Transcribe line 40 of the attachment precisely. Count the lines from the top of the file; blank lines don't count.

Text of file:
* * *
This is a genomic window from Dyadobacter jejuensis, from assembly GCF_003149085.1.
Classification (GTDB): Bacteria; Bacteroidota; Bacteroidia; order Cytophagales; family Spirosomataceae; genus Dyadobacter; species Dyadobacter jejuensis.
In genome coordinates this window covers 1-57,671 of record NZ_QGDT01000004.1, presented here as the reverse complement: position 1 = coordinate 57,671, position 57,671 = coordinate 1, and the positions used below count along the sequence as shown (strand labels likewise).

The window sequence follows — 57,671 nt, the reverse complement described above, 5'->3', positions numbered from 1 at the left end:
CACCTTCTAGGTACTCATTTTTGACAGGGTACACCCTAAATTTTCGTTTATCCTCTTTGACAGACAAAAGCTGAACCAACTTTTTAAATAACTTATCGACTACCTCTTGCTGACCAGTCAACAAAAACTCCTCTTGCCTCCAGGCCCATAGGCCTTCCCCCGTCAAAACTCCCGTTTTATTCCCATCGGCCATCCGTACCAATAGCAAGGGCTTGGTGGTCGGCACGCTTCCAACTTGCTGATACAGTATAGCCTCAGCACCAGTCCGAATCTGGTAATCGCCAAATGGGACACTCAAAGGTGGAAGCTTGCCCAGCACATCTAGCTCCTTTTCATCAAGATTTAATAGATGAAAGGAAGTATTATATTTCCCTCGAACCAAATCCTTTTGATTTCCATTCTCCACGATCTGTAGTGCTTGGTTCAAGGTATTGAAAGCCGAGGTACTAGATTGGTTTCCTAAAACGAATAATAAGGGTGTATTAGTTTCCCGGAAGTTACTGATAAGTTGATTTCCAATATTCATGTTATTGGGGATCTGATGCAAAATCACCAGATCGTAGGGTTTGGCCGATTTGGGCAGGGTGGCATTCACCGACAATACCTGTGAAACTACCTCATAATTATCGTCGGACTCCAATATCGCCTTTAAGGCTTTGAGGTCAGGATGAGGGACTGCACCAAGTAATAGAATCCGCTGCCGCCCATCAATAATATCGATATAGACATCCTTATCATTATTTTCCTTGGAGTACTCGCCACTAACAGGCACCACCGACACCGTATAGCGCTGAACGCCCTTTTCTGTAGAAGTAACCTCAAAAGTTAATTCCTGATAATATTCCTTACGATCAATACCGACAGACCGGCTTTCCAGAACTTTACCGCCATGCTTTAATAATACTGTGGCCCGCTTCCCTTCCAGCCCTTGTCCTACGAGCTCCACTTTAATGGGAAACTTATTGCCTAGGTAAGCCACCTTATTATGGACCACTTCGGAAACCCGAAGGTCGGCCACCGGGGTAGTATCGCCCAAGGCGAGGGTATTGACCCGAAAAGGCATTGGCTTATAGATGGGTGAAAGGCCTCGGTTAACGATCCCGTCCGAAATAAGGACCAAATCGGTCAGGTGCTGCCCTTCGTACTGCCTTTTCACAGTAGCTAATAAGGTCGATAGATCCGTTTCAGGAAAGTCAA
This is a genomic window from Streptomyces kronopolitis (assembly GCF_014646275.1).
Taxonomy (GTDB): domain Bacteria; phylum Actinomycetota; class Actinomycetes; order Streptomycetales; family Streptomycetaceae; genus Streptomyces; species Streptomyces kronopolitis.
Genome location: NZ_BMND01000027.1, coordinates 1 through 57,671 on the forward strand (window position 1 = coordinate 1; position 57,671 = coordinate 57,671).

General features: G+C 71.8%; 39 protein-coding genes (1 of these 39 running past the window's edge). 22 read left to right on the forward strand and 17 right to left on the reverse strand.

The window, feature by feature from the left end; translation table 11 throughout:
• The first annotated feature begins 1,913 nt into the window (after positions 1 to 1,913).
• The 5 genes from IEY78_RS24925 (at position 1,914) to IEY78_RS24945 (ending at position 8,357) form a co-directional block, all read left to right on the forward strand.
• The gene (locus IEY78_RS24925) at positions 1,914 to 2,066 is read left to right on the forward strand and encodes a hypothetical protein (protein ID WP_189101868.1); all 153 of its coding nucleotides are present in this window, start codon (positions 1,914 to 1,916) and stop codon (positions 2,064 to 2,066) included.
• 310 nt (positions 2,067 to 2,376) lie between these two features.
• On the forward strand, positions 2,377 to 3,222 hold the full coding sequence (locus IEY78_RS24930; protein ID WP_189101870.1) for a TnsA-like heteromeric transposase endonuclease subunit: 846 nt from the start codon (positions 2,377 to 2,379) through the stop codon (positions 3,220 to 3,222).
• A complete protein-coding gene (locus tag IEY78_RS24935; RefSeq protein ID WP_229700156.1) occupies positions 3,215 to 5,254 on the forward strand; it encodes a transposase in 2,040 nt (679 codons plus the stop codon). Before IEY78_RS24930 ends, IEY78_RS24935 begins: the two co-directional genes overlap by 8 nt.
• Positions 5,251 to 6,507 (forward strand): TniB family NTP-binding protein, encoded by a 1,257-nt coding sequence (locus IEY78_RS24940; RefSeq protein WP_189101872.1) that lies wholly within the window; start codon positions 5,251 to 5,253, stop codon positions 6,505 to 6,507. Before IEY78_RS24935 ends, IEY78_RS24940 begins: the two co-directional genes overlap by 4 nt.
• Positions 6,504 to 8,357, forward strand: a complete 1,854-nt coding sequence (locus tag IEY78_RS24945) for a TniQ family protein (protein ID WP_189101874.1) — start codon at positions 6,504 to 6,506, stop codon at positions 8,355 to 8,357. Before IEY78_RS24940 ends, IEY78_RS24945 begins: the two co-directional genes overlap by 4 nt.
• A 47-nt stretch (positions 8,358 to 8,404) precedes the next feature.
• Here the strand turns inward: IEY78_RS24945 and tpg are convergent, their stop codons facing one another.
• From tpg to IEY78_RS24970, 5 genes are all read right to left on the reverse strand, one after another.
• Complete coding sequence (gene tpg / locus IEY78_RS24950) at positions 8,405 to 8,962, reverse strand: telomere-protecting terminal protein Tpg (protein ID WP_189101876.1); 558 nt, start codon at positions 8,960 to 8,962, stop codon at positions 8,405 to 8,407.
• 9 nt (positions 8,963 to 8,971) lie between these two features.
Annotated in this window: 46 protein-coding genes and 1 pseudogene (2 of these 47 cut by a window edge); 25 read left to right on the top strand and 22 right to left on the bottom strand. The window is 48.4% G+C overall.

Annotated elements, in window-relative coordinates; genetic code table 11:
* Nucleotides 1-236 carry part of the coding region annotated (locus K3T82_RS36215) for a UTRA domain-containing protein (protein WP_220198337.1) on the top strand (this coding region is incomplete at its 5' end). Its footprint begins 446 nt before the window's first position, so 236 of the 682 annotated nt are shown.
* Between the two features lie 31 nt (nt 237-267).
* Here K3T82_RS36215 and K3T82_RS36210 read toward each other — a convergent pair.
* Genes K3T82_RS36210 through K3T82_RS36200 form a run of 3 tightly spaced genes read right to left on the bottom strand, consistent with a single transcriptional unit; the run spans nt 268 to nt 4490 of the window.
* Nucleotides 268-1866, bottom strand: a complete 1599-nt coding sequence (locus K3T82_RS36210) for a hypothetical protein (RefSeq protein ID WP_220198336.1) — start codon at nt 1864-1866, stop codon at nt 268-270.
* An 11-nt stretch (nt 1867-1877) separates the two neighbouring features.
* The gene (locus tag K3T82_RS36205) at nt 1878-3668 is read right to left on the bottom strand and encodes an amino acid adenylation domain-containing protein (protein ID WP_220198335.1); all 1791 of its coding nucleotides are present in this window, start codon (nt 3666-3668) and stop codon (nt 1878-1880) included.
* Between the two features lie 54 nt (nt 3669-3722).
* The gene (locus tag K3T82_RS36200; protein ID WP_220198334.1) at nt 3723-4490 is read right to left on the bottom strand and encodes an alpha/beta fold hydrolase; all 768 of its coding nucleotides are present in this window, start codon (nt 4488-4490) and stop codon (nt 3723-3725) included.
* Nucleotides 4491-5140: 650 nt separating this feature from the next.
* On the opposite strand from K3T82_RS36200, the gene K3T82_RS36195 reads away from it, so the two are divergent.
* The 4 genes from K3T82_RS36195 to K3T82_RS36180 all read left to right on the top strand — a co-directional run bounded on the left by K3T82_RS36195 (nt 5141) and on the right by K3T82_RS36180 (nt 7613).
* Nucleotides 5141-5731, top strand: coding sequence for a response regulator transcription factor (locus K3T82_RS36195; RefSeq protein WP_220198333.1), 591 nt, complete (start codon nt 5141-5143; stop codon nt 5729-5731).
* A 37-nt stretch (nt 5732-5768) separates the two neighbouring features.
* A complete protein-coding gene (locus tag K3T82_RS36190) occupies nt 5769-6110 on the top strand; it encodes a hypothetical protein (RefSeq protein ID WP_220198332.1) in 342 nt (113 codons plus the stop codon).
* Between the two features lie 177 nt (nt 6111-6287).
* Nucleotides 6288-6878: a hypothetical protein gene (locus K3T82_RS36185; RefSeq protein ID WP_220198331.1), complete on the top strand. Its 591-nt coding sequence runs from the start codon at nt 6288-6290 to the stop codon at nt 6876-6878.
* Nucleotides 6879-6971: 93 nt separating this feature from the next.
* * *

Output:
* A complete protein-coding gene (locus tag K3T82_RS36190) occupies nt 5769-6110 on the top strand; it encodes a hypothetical protein (RefSeq protein ID WP_220198332.1) in 342 nt (113 codons plus the stop codon).